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Beetroot Health Benefits, Side Effects and How Much to Eat

How much beetroot to eat to avoid side effects.

Shipra Singh
Beetroot juice
Beetroot juice

Due to the rising Covid crisis, people have become more conscious of their health. They are piling up their kitchen with a slew of healthy and fresh foods like fruits and vegetables, nuts, grains, and more. Lemon has almost become a staple of the kitchen. Another vegetable that you may see in many kitchens is beetroot.  

Health benefits of beetroot 

Beetroot also called blood turnip, is a root vegetable loaded with essential nutrients. It is said to: 

  • Increase energy level

  • Regulate blood pressure

  • Combat inflammation

  • Enhance mental health

Its low fat and sodium content and high folate and fiber content make it a preferred healthy vegetable. They contain calcium, which encourages strong teeth and bones, and vitamin K, which has blood-clotting properties.  

According to some doctors, beetroot juice aids the body in absorbing nutrients better. Due to folate content, it helps to increase iron levels, so is good for anemics.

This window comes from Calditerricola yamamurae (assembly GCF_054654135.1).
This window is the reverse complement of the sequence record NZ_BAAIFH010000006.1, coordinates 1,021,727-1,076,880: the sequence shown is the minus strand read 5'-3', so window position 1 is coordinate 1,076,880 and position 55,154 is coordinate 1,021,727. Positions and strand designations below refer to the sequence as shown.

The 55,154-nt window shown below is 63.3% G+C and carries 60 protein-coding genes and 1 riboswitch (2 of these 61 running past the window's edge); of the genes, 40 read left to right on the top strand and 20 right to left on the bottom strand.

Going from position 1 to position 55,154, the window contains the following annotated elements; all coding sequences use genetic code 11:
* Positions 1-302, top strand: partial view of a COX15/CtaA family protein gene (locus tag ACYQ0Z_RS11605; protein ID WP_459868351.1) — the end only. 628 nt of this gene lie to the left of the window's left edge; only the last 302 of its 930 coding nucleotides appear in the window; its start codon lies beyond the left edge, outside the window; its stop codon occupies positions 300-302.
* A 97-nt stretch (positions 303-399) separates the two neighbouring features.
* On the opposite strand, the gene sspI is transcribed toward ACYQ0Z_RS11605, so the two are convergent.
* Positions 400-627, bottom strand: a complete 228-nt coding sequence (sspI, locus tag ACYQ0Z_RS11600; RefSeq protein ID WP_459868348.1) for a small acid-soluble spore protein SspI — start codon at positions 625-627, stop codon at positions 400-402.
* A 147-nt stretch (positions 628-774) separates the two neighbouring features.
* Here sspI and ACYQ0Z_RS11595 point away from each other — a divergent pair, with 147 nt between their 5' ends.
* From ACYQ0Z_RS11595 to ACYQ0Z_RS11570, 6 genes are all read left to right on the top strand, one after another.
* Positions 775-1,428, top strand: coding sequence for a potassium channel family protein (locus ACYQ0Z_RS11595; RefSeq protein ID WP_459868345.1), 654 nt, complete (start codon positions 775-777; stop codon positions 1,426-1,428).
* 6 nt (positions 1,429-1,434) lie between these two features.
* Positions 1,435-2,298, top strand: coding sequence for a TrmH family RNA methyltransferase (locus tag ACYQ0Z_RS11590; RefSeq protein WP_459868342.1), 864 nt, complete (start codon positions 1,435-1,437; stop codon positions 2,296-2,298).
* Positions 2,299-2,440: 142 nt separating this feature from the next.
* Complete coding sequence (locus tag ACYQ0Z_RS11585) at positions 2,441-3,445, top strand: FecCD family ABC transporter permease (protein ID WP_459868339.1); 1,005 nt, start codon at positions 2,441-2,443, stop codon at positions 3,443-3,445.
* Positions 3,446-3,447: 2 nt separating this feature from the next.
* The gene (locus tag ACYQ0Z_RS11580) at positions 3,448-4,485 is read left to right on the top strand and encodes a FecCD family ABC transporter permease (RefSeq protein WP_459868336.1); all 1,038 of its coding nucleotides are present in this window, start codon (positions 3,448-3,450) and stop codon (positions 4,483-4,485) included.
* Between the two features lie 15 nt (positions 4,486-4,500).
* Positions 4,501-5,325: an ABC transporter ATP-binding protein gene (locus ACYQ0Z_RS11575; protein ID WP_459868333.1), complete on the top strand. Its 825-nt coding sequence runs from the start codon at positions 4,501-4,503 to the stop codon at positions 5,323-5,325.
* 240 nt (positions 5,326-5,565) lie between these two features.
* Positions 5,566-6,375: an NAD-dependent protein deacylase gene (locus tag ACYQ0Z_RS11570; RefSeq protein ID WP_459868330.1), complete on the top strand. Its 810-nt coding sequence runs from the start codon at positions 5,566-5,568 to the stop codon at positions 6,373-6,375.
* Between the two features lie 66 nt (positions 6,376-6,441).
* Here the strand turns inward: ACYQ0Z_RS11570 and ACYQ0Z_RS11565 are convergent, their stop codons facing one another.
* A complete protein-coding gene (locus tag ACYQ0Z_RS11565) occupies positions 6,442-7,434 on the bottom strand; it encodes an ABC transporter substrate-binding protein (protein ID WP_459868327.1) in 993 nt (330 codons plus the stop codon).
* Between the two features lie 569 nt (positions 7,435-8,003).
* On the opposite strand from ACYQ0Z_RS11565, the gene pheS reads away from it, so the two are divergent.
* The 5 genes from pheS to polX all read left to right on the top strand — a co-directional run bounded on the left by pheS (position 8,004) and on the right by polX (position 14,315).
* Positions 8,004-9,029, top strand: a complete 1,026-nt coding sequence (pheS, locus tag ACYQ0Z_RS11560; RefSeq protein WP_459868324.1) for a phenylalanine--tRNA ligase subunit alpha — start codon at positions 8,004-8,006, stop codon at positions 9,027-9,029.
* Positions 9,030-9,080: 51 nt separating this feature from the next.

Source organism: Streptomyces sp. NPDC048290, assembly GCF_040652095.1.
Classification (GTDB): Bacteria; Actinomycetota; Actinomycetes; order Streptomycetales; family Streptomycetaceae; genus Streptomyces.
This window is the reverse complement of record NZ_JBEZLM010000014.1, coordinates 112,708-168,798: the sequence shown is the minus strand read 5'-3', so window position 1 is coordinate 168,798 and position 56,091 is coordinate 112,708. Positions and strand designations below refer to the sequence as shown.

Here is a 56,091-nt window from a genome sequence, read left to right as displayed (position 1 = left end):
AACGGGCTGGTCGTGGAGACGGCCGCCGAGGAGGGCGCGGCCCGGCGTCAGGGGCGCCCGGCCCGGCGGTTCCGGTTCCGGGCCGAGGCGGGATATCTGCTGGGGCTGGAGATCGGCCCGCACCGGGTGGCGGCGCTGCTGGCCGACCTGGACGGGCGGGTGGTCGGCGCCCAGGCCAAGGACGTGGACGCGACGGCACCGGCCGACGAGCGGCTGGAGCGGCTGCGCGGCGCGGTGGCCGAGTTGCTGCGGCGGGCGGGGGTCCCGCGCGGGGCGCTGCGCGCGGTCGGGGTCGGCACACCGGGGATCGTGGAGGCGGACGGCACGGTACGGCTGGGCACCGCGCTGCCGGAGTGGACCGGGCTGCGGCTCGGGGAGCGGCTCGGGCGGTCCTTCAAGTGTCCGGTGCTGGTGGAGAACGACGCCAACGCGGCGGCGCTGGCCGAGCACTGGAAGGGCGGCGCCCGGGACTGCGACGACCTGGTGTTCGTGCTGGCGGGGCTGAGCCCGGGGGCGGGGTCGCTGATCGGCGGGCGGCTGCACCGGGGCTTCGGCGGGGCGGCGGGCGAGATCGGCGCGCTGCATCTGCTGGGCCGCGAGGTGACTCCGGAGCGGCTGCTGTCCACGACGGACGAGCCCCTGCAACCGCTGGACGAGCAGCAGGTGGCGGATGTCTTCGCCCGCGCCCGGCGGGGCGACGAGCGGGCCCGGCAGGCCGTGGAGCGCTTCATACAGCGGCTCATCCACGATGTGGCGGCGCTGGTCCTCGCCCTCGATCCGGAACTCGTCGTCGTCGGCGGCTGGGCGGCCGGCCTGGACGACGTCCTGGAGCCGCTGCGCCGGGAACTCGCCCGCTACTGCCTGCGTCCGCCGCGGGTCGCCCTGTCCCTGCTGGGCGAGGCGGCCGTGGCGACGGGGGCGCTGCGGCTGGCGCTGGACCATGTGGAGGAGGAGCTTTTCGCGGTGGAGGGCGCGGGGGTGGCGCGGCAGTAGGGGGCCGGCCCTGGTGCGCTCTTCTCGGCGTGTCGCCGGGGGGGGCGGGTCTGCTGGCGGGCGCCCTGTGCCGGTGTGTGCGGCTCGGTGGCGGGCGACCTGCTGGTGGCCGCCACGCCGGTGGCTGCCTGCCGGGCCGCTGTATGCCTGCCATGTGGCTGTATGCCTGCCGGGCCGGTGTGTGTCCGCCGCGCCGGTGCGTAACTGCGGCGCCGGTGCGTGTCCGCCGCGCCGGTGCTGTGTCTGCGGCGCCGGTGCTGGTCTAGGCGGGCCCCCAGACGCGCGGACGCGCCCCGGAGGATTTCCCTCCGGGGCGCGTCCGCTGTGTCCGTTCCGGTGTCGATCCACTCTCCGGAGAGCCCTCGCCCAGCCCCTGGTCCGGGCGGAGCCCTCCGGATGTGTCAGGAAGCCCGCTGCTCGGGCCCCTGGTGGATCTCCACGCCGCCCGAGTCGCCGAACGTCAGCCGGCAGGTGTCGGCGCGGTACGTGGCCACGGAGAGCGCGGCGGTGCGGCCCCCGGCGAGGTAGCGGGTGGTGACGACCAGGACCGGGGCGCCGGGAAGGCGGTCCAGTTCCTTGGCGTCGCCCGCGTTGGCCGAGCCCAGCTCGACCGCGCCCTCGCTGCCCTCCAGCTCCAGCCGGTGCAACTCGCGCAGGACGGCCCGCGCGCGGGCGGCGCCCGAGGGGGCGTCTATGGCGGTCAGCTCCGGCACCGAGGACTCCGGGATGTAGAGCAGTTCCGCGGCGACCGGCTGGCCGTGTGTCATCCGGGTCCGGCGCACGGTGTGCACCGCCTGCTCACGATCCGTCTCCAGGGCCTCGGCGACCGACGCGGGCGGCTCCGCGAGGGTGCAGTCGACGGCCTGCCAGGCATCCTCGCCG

However, too much of a good thing can be bad.  

The same is the case for beets.  

Side effects of beetroots 

  • Beets are rich in oxalate, which in high doses can cause kidney stones. It can also hinder the absorption of calcium. 

  • Excess intake of beets may harm during pregnancy and breastfeeding. 

  • If you are taking anticoagulant, you must eat beets cautiously. Please consult a doctor.

How much beetroot to eat? 

Dose of beets is based generally on their nitrate content. The ideal content is between 6.4 and 12.8 mg per kg of beets.  

To put it in layman terms, one cup (136 gram) of beets is sufficient daily. If you are fond of beetroot juice, take just 200 ml of juice per day.  


  • When eating beets raw, make sure you wash them properly, preferably with warm water. 

  • It is good to eat beets only 3-4 times a week, not more. If you eat daily, make sure you eat it in limited quantities due to its high oxalate content. 

  • Pickled beets are high in sodium content. If you have hypertension, eat in limited quantity. 

  • Eat skin of baby beets instead of the normal beets. The former has tender skin, which is easy to digest, and contains high fiber. 

  • Canned beets are also high in sodium. Before eating them, rinse them with water. 

  • Avoid giving beets to babies below 10 months due to nitrate content. Give your baby steamed or boiled beets, only 1-2 teaspoons. Then wait for 4 days to see any allergic reaction. 

Sometimes, in a bid to improve health, we end up eating healthy foods in excess. This does more harm than good. A common saying goes, "everything in excess is poison." Eating in moderation is the key to health. And don't forget to add variety in your diet. It helps your body get a wide range of nutrients.  

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